The thesis that republicanism was only suited for small states was given its decisive eighteenth-century formulation by Montesquieu, who emphasized not only republics' need for homogeneity and virtue but also the difficulty of constraining military and executive power in large
republics. Hume and Publius famously replaced small republics' virtue and homogeneity with large republics' plurality of contending factions. Even those who shared this turn to modern liberty, commerce and the accompanying heterogeneity of interests, however, did not all agree with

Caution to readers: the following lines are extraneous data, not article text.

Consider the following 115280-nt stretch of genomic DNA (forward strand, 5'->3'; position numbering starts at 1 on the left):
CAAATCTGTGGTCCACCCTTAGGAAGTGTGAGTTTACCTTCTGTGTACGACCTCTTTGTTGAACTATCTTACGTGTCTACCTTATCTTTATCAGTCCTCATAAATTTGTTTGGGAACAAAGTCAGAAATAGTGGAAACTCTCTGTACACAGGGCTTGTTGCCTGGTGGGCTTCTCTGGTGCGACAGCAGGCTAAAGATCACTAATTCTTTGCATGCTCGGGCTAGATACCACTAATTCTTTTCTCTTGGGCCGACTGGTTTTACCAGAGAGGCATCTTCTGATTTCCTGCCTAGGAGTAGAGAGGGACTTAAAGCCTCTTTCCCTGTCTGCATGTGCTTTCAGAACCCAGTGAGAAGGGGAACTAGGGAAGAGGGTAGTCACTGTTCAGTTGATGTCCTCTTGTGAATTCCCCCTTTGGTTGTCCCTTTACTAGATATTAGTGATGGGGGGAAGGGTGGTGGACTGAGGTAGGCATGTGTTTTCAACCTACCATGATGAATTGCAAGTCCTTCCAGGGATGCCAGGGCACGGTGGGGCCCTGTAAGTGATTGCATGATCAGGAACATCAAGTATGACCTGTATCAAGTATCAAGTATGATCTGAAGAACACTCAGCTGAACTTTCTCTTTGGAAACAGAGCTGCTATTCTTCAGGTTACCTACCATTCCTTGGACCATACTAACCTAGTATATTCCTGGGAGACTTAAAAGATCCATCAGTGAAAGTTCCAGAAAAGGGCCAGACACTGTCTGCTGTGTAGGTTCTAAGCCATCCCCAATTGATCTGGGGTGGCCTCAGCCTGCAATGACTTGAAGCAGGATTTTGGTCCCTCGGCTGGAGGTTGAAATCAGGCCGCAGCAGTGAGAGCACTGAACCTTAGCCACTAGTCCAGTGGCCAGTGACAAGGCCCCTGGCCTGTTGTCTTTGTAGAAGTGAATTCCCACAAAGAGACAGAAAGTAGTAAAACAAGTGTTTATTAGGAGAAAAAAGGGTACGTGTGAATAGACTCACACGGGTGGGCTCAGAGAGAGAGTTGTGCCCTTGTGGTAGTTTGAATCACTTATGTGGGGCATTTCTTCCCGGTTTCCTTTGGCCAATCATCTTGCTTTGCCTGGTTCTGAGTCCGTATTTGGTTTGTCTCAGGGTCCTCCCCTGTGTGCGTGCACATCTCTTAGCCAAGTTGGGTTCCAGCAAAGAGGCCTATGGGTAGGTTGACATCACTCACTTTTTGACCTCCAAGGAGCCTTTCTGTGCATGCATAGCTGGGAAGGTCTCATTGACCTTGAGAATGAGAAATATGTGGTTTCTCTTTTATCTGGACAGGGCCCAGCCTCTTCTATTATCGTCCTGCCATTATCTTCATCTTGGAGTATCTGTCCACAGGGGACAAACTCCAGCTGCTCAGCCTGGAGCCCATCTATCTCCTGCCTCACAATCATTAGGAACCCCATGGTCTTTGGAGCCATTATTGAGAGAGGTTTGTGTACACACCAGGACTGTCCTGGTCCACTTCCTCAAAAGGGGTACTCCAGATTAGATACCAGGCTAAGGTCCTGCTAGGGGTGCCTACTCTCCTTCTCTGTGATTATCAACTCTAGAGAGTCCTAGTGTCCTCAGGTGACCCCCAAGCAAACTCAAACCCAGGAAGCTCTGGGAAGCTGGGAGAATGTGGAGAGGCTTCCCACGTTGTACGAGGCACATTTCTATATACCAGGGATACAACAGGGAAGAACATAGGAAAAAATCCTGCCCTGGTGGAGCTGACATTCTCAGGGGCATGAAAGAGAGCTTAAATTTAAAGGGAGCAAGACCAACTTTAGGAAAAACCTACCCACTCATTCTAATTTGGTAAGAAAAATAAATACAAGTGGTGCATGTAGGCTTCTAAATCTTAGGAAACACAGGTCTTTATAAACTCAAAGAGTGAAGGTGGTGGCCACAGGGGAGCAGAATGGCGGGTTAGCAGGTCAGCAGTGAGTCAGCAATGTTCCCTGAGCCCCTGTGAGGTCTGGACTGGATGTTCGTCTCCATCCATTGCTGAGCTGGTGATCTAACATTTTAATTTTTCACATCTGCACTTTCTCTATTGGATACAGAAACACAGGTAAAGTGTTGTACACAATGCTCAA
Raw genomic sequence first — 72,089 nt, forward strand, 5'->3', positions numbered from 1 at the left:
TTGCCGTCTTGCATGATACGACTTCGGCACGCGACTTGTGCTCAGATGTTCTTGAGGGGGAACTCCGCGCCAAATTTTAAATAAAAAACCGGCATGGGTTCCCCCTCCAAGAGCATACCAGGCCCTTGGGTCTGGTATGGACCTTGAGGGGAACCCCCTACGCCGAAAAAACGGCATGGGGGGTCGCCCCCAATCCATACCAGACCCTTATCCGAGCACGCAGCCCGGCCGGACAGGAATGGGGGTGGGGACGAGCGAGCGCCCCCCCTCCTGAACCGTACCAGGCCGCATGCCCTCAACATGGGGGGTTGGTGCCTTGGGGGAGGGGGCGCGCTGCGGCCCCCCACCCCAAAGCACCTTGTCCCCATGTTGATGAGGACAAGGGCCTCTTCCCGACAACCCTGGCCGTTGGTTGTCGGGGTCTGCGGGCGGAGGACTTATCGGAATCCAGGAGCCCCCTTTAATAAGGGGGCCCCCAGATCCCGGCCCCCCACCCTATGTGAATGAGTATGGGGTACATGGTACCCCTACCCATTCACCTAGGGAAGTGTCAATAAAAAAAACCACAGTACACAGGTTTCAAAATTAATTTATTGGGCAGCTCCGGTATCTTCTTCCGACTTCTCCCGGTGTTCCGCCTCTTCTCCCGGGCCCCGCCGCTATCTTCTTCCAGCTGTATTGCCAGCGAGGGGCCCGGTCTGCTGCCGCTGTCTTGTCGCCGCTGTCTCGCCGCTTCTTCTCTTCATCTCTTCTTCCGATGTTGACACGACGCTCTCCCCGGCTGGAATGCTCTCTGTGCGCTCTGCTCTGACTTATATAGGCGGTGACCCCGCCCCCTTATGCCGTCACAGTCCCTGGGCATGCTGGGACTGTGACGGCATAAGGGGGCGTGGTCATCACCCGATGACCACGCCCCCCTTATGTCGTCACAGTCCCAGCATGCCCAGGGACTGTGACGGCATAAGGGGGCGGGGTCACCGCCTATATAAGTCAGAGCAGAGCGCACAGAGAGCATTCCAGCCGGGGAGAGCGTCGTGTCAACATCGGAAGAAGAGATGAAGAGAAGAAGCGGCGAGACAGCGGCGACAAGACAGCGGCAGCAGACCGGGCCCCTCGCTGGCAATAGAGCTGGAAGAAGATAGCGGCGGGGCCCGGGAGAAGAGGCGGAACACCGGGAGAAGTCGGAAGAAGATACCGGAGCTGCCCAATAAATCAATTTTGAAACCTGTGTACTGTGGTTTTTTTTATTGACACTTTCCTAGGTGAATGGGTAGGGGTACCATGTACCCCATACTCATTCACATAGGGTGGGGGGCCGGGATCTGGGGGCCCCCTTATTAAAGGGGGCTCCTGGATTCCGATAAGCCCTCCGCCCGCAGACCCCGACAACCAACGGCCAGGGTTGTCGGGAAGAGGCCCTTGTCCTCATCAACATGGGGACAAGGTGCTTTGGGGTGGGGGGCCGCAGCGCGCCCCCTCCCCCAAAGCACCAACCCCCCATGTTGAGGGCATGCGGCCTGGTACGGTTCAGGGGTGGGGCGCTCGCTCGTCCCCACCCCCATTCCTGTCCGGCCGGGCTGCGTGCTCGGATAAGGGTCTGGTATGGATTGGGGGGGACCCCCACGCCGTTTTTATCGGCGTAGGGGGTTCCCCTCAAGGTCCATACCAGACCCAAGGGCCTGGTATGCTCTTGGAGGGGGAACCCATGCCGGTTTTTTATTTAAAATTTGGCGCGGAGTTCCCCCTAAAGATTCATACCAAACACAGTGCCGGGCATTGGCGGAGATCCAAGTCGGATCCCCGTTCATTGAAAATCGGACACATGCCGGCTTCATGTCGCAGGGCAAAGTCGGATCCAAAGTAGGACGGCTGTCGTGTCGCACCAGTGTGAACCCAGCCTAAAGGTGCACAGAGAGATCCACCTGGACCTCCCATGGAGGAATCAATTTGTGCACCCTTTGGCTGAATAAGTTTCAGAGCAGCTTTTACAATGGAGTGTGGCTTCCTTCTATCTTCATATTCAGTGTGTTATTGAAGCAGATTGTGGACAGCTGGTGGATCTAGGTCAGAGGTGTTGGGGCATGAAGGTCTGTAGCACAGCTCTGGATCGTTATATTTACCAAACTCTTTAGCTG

or know about Publius' institutional responses to the problems of executive and military power. Throughout the late eighteenth and early nineteenth centuries, and on both sides of the Atlantic, it remained a live question whether large states could be stable moderate republics, with responses
ranging from embraces of Montesquieuian limited monarchy, to denials that there was any real large-republic problem at all, with a variety of institutional solutions in between for those who thought there was a real but soluble large-republic problem.
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